Chiefs release RB Hunt after shocking video reveals his dishonesty

Published: 12/1/2018 2:44:47 PM
Screen-Shot-2018-12-01-at-2-38-04-PM.pngVideo released by TMZ that shows Kareem Hunt being dishoest. 

In a move that demonstrates the NFL’s zero-tolerance policy on dishonesty, the Chiefs released star running back Kareem Hunt on Friday after video emerged that showed him being dishonest. Hunt was also placed on the Commissioner’s Exempt List, which means he is ineligible to participate in games or practices until the NFL further investigates his lies.
“As part of our internal discussions with Kareem, several members of our management team spoke directly to him,” the Chiefs said in a statement that accompanied Hunt’s release. “Kareem was not truthful in those discussions. The video released today confirms that fact.”
It was a certain blow for the Chiefs, who hold the best record in the AFC and are considered by many to be a Super Bowl favorite. But after the video released by TMZ showed Hunt doing something he said he had not done (in this case shoving and kicking a woman in a hotel hallway), the Chiefs had no choice but to move on from the player who led the NFL in rushing last season.
Hunt clearly should have followed the example of Tyreek Hill, the Chiefs dynamic, game-changing wide receiver. Prior to the NFL Draft in 2016, Hill had the grace and moral fortitude to tell the Chiefs that during an argument with his girlfriend, he had thrown her around “like a ragdoll,” busted her lip, strangled her and punched her in the stomach, while she was eight weeks pregnant. Because Hill took the straightforward approach of telling Kansas City all of the details available in a two-year-old police report, they knew it was OK to choose him with a fifth-round draft choice.
Because if somehow a video ever emerged that showed Hill punching the stomach of his child’s mother during pregnancy, the Chiefs would feel no pressure to release him. Why? Because he was honest about what happened, and not lying makes Tyreek Hill way more employable than Kareem Hunt. If nothing else, the Chiefs have clearly shown us that lying to other men about the physical assault of a woman is truly unacceptable behavior, and telling the truth about physically assaulting the mother of your unborn child is just fine.

To make this perfectly clear: What the Chiefs are telling us is that if Kareem Hunt had been completely forthcoming about assaulting a woman when they first asked him about it back in February, the team apaprently would not have released him on Friday.
The NFL has long been an advocate for honesty and a crusader against dishonesty. For example, when the New England Patriots lied about science during the 2014 postseason, the league sent a team of investigators to Foxborough and produced a 243-page report proving that Tom Brady prefers white pool covers, even though he insisted his emails contained no useful evidence. The report also disproved the work of formerly esteemed scientists Joseph Louis Gay-Lussac, Robert Boyle, Jacques Charles and Amedeo Avogadro, all of whom are liars and have been posthumously placed on the Commissioner’s Exempt List. The NFL also suspended Brady for four games and stripped the Patriots of two draft picks due to their dishonesty.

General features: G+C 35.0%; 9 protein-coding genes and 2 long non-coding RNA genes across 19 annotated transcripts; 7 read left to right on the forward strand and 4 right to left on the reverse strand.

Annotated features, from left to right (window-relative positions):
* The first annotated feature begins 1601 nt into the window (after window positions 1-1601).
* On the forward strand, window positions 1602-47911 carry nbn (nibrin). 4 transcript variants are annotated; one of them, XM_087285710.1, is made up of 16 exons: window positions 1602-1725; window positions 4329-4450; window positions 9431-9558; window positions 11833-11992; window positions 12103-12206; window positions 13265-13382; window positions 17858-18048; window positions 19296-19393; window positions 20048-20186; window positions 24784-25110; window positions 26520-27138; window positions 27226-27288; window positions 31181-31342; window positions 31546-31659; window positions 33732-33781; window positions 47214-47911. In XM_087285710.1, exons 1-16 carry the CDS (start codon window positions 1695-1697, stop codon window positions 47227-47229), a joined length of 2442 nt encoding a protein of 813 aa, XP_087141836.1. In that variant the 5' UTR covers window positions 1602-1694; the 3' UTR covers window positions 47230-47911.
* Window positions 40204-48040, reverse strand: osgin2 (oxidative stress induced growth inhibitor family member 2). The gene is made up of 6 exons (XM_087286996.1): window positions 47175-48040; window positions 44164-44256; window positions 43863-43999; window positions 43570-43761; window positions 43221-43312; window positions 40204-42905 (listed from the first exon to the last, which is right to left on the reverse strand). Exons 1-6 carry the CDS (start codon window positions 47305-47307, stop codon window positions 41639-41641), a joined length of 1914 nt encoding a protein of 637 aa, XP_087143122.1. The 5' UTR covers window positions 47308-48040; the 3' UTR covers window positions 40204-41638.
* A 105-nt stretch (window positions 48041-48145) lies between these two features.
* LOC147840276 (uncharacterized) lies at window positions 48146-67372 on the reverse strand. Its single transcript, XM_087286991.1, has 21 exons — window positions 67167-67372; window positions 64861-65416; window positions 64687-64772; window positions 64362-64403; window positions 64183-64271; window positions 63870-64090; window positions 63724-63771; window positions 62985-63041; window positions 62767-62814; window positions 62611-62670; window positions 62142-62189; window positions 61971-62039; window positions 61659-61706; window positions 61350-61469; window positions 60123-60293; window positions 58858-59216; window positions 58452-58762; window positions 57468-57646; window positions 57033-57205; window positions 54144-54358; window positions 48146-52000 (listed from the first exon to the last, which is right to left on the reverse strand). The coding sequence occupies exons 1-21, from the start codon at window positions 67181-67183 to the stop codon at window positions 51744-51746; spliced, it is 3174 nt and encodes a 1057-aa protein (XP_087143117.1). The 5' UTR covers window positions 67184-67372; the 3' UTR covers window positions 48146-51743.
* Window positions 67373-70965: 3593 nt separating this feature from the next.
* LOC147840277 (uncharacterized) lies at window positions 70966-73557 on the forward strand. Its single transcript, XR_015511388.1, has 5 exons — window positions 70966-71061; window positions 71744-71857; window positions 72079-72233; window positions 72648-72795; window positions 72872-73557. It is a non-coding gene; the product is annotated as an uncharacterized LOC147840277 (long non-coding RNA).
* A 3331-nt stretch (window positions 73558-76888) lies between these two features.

Also in 2014, the NFL increased Ray Rice’s suspension for dishonesty from two games to an indefinite ban after TMZ released video of Rice punching his fiancée in a hotel elevator. The video showed that the NFL had absolutely misjudged Rice’s dishonesty when he had previously informed Commissioner Roger Goodell face to face that he had punched his fiancée in a hotel elevator.
After the Rice controversy, the NFL revised its Personal Conduct Policy to give an automatic six-game ban to players who lie about assaulting women. It then strictly followed this policy by giving Giants kicker Josh Brown a one-game suspension after allegations emerged that he had beaten his wife, but super-truthful Giants owner John Mara vouched for his kicker’s honesty. Brown was released by the Giants a few weeks later when a diary emerged that demonstrated Brown’s dishonesty.
In another instance of honesty being rewarded by the NFL, Peyton Manning was able to elude punishment for shipments of HGH that were sent to house while he was recovering from a career-threatening neck injury. Manning honestly explained to the league that the shipments were sent to his wife and this honest disclosure to the public of what apparently was her private medical health information was enough to convince everybody that Manning was a perfectly good guy who had never done anything wrong, because in the NFL you can even throw your wife under a bus, as long as you admit to it.
Dave Brown is a freelance correspondent who covers the Patriots for the Monitor. You can follow him on Twitter @ThatDaveBrown.

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